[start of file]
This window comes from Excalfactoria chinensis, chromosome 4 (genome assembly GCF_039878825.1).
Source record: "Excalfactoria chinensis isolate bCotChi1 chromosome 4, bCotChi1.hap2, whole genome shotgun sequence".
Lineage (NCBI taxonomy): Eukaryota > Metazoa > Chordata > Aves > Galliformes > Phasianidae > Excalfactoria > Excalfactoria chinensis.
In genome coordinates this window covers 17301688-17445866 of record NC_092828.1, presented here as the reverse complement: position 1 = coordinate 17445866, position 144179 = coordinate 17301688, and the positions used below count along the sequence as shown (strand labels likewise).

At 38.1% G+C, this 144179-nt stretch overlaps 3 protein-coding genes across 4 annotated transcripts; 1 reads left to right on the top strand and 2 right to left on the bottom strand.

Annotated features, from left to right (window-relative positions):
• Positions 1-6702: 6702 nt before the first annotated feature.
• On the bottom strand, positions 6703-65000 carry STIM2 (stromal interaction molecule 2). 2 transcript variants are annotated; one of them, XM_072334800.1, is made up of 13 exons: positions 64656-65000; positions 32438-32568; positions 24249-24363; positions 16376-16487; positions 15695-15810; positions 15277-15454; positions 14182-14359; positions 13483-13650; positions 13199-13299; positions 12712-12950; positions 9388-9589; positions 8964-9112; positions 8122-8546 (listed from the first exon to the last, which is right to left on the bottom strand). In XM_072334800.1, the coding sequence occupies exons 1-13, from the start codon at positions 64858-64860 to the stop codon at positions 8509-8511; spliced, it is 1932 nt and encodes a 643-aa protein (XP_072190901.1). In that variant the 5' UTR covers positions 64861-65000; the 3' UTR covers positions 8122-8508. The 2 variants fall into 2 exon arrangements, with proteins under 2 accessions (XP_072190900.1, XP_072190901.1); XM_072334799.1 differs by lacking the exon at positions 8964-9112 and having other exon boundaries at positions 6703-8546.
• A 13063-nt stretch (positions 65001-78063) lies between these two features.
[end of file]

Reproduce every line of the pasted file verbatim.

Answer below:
This window comes from Excalfactoria chinensis, chromosome 4 (genome assembly GCF_039878825.1).
Source record: "Excalfactoria chinensis isolate bCotChi1 chromosome 4, bCotChi1.hap2, whole genome shotgun sequence".
Lineage (NCBI taxonomy): Eukaryota > Metazoa > Chordata > Aves > Galliformes > Phasianidae > Excalfactoria > Excalfactoria chinensis.
In genome coordinates this window covers 17301688-17445866 of record NC_092828.1, presented here as the reverse complement: position 1 = coordinate 17445866, position 144179 = coordinate 17301688, and the positions used below count along the sequence as shown (strand labels likewise).

At 38.1% G+C, this 144179-nt stretch overlaps 3 protein-coding genes across 4 annotated transcripts; 1 reads left to right on the top strand and 2 right to left on the bottom strand.

Annotated features, from left to right (window-relative positions):
• Positions 1-6702: 6702 nt before the first annotated feature.
• On the bottom strand, positions 6703-65000 carry STIM2 (stromal interaction molecule 2). 2 transcript variants are annotated; one of them, XM_072334800.1, is made up of 13 exons: positions 64656-65000; positions 32438-32568; positions 24249-24363; positions 16376-16487; positions 15695-15810; positions 15277-15454; positions 14182-14359; positions 13483-13650; positions 13199-13299; positions 12712-12950; positions 9388-9589; positions 8964-9112; positions 8122-8546 (listed from the first exon to the last, which is right to left on the bottom strand). In XM_072334800.1, the coding sequence occupies exons 1-13, from the start codon at positions 64858-64860 to the stop codon at positions 8509-8511; spliced, it is 1932 nt and encodes a 643-aa protein (XP_072190901.1). In that variant the 5' UTR covers positions 64861-65000; the 3' UTR covers positions 8122-8508. The 2 variants fall into 2 exon arrangements, with proteins under 2 accessions (XP_072190900.1, XP_072190901.1); XM_072334799.1 differs by lacking the exon at positions 8964-9112 and having other exon boundaries at positions 6703-8546.
• A 13063-nt stretch (positions 65001-78063) lies between these two features.